Share of U.S. adults with at least a bachelor’s degree who said they use the following news sources at least a few times per week:
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Foreign news sources include The Guardian, The Economist, the Financial Times and BBC News. Public news sources include PBS News and NPR News.
Survey conducted Aug. 11-17, 2022, among a representative sample of 4,421 U.S. adults, with an unweighted margin of error of +/-1 percentage point.

“College or no college is a factor that's behind a lot of the major cleavages in American society right now; I'm not surprised that it's affecting knowledge of international affairs,” said Elizabeth Saunders, associate professor at Georgetown University’s School of Foreign Service, who studies the role of social elites in foreign policy. She says democracies tend to delegate foreign policy to a highly specialized cohort, for which a university education is often — but not always — indispensable for membership.

But even those with higher levels of educational attainment miss plenty of nuance, especially when it comes to U.S. relations that are more complex in nature. 

Regardless of Media Diet, Americans Struggle to Identify Nuanced Relationships With Other Countries

Shares of U.S. adults who use the following news sources at least a few times per week who correctly identified five countries as an "ally" and two others as an "enemy":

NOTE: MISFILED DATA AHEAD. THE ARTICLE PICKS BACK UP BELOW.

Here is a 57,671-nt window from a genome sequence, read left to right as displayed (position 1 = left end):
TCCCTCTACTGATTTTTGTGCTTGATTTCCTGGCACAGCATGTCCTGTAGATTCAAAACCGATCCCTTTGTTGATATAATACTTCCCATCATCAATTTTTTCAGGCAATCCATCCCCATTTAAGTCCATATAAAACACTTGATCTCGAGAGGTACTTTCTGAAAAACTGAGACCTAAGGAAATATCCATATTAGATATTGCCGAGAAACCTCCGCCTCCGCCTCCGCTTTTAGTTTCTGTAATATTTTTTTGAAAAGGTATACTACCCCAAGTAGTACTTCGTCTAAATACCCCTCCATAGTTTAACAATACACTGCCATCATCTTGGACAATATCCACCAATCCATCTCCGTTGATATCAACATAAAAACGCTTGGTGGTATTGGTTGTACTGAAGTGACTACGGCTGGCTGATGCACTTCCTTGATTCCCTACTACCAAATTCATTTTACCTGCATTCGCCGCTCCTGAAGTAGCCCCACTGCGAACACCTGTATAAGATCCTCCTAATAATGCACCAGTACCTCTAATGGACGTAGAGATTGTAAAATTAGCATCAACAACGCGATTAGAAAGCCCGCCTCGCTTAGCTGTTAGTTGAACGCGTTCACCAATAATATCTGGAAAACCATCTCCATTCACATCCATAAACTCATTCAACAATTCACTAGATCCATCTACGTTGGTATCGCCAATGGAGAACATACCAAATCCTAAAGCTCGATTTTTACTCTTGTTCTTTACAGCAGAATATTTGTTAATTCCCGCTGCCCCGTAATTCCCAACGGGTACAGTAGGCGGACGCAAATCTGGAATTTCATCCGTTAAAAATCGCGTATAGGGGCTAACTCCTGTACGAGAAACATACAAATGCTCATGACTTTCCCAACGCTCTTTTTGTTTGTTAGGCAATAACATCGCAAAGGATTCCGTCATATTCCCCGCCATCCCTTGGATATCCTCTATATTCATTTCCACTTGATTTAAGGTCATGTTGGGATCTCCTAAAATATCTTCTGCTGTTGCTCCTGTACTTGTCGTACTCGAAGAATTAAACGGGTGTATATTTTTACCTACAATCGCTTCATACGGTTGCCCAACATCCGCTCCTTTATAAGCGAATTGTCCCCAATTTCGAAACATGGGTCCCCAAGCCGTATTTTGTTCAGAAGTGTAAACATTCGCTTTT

Morning Consult Logo
Foreign news sources include The Guardian, The Economist, the Financial Times and BBC News. Public news sources include PBS News and NPR News.
Survey conducted Aug. 11-17, 2022, among a representative sample of 4,421 U.S. adults, with an unweighted margin of error of +/-1 percentage point.

For example, neither media diet nor educational attainment made a major difference when survey respondents were asked about complex alliances with countries such as Pakistan and Egypt — or ties that receive less attention, like those with Brazil.

“It is so hard to keep track of events in this country, let alone everywhere else, and the more countries you start watching, the worse your ability to track any one of them actually gets,” said Paul Musgrave, a professor studying international relations at the University of Massachusetts, Amherst. “But if you have somebody who can just tell you what to think, a trusted agent, it becomes more manageable.”

Given America’s increasingly siloed news environment, polarized opinions and anemic trust in media, low levels of knowledge can create opportunities for malicious actors to play an outsize role in shaping public foreign policy opinion. Just 45% of adults — and 27% of Republicans — say they have at least “some” trust in the news media, according to Morning Consult’s Trust in Institutions tracker.

Musgrave says low trust in elites has a particularly deleterious effect on foreign policy following major breaches of faith in recent decades. 

“The shorthand explanation is Vietnam: We trusted the elites, and look what they did. A little bit later, we trusted them after 9/11, and look what they — the blob, the establishment, whatever — did,” he said. “So now you have a lot of room for entrepreneurs to show up and fill that niche to tell people what their opinion of foreign policy should be. And who are the most important foreign policy opinion shapers in America? With all due respect to Fareed Zakaria, Tucker Carlson is much more important. Sean Hannity has a huge impact.”

Alex Willemyns contributed.

A headshot photograph of Matthew Kendrick
Matthew Kendrick
Data Reporter

Matthew Kendrick previously worked at Morning Consult as a data reporter covering geopolitics and foreign affairs.